Photo Credit: Mecum

The 1957 Bel Air was the epitome of style and performance resonating with a new generation of buyers. Convertibles were cars that exuded freedom and allowed drivers a sense of personality. There aren’t a lot of cars that were in the movie that were as unique as the Bel Air. Although there were quite a few classics in the movie. the Bel Air was by far the most notable.

Photo Credit: Auto WP

1969 Chevrolet Camaro Z28 – Codename – Erin

The 1969 Camaro Z28 was the birth of a legend and it resonated with everyone. Most consumers at the time were looking for something affordable and fun to drive. The Z28 had a performance-tuned package that involved a much-improved handling setup. Immediately getting behind the wheel of the Z28 was like a whole new experience, which is what separated this one from the traditional SS model (via Camaros).

Photo Credit: Auto WP

Although pony cars were popular during this time, it was the Camaro that ended up being the most popular. The car was everything that a young person wanted in an automobile. When ‘Gone in 60 Seconds’ hit the big screen. these cars weren’t worth the extreme amounts of money that they are now. It was a much different time and things were definitely a lot more attainable.

Photo Credit: Mecum

1953 Chevrolet Corvette – Codename – Pamela

The 1953 Corvette was the epitome of beauty and the car that introduced the world to the beautiful Corvette. Out of the gate, the 1953 Corvette wasn’t like any other car on the road, and that was the point of it. The Corvette was supposed to be fun at a time when the other cars were quite large and boring. The short wheelbase was fast and easy to handle, and the car only had passenger room for two (via National Corvette Museum).

Photo Credit: Silodrome

The car had the right recipe to become a success for GM, and it did. The Corvette is the most recognizable nameplate in the world, and it doesn’t appear to be going anywhere. These cars were the definition of fun to drive, and people loved them. Although the Corvette wasn’t the most practical car, it had all the fun you needed.

Photo Credit: Mecum

1967 Chevrolet Corvette Stingray Big Block – Codename – Stacey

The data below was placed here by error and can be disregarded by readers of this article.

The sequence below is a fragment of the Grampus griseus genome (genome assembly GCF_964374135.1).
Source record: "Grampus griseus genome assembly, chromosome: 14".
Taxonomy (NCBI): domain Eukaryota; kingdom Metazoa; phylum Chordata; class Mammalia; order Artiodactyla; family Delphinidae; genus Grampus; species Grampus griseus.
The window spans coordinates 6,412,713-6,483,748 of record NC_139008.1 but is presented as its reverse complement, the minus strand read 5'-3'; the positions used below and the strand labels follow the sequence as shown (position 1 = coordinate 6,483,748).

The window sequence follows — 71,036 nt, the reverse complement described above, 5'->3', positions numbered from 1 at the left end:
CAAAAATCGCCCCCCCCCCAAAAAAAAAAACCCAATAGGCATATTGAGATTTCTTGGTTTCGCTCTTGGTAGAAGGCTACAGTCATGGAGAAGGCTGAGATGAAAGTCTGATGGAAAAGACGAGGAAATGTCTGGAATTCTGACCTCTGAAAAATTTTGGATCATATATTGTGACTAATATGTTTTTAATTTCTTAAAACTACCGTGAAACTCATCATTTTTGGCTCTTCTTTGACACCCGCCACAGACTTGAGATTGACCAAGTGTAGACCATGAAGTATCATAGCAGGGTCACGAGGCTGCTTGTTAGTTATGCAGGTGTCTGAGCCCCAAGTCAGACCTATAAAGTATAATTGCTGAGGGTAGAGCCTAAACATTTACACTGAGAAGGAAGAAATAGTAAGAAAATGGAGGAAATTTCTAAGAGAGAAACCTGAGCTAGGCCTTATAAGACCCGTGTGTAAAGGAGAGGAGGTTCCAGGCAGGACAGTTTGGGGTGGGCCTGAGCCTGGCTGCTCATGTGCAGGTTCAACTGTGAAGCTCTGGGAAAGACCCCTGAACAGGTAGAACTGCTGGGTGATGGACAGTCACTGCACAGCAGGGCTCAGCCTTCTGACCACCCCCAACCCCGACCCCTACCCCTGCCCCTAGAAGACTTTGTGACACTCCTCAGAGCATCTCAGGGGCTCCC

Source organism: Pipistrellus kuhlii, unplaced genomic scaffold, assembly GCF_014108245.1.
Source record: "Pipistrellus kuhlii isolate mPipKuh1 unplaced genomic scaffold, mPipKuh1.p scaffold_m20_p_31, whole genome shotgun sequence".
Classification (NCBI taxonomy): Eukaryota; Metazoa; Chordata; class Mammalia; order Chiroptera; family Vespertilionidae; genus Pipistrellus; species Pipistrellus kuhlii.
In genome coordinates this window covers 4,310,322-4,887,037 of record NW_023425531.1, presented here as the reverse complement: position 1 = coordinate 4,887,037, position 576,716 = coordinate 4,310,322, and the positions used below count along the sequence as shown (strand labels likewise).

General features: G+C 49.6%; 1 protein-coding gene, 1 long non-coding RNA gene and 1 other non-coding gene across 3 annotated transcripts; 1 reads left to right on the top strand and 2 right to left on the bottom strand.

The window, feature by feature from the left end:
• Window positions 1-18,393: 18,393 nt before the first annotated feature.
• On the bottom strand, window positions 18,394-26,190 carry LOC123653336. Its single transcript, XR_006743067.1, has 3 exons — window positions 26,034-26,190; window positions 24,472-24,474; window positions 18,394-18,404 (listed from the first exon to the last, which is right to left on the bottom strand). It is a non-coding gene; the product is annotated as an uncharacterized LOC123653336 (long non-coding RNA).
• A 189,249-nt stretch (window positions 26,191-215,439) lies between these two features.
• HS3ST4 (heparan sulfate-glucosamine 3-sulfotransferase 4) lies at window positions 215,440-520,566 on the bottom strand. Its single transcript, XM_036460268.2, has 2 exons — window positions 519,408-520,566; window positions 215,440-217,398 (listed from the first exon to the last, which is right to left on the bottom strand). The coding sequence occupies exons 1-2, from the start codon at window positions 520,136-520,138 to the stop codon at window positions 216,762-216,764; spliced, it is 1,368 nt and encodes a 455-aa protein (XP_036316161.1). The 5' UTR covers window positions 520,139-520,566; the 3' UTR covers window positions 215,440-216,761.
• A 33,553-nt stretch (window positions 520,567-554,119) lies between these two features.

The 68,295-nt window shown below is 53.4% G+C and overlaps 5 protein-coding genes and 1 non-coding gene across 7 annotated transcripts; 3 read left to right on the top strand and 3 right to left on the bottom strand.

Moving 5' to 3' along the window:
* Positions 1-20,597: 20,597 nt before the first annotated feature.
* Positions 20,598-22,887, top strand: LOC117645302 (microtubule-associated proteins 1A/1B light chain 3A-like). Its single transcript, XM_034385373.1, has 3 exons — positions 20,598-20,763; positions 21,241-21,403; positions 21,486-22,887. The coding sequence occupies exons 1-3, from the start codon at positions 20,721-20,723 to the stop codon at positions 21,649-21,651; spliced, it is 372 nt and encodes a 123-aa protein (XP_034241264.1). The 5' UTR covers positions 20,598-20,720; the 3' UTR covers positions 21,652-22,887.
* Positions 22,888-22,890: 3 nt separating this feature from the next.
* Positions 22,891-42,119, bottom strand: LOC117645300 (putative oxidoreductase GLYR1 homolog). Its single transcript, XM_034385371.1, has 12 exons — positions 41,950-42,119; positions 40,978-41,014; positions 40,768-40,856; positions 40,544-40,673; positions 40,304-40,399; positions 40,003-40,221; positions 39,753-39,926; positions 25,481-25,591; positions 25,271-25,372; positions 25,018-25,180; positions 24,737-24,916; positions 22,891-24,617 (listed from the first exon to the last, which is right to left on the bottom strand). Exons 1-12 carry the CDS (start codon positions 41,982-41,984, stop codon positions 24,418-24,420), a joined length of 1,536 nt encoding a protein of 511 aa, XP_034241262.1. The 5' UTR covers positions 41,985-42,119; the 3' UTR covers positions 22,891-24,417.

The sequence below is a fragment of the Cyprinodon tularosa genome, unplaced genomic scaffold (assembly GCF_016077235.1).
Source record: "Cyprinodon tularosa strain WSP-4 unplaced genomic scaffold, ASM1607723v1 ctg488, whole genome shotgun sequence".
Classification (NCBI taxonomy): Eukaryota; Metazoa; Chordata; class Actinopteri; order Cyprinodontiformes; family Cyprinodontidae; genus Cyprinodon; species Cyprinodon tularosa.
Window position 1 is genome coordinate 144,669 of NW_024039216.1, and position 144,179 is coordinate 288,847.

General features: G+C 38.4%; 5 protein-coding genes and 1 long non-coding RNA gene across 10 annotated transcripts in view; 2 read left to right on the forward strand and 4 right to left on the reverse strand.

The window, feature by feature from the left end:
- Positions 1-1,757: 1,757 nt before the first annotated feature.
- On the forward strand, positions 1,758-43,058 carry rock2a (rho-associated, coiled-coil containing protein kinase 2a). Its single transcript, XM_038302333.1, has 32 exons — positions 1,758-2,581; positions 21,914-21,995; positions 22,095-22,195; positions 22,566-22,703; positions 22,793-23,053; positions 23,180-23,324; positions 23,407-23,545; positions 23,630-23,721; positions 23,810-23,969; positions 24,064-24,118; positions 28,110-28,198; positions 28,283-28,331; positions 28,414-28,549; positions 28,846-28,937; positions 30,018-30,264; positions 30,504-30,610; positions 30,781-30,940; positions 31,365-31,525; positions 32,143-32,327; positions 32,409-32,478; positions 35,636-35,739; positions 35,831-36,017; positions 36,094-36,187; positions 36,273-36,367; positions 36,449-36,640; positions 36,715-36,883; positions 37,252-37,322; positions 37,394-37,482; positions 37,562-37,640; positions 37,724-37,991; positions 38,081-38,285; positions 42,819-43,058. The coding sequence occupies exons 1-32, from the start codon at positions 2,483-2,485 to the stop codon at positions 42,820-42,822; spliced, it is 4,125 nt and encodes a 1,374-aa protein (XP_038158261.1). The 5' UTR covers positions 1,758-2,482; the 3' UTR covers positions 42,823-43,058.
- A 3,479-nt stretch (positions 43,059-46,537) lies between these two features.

Another well-known Chevy featured in the film was the 1967 Corvette Stingray. There was just something about this car that made it beautiful to look at. But it wasn’t just the beauty of the Stingray, it was also its performance. This car packed a punch, which is why it was a highly sought-after vehicle. There is no doubt as to why Nicholas Cage has to steal one of these in the movie because it’s a keeper (via Pinterest).

Photo Credit: Mecum

Obviously, there were other cars from this era that were just as fun to drive but this one takes the cake. The Stingray held the record for the fastest car on the road when it hit the market. That was a feat that wasn’t easy to attain but the Corvette did it. There were fan clubs for this car and several other things about it made it amazingly unique.

Photo Credit: Mecum

2000 Ford F350 4×4 modified pickup – Codename – Anne

The Ford F350 was always an important part of the Ford lineup, but more so in the 2000s. Pickup trucks were becoming a more common form of transportation and widely accepted by consumers. The F350 that was featured in ‘Gone in 60 Seconds’ was a heavily modified version of the truck. It had a custom paint job and a lift kit, both of which weren’t as common in the 2000s as they are now (via Top Gear).

Photo Credit: Mecum

Surprisingly enough, the F350 was quite easy to steal in real life, often appearing on the most stolen cars list. The truck is durable and has some of the best engineering of any Ford in history. The Power Stoke V8 is of course the most notable thing about this generation of the truck. People loved and enjoyed this generation of Ford pickups and you still see plenty of them on the road.

Photo Credit: Mecum

1971 DeTomaso Pantera – Codename – Kate

There was just something special about sports cars in the 1970s and ’80s. These weren’t muscle cars by any stretch, but they were unique options for drivers who wanted more. DeTomaso has always been a company that built unique rides and the Pantera was no different. Produced from 1971 to 1991, this mid-engine beauty featured a powerful Ford V8 engine, delivering impressive performance with its sleek, exotic styling (via Car & Driver).

Photo Credit: Mecum

The Pantera was one of the first mid-engined sports cars to come out of Italy, which gave it impressive handling. The sleek and angular body with pop-up headlights and gull-wing doors made it eye-catching. The Pantera enjoyed a production run of nearly two decades, with several variations and updates along the way. Most sports cars don’t stay on the market that long with the same design but there was something special about this one.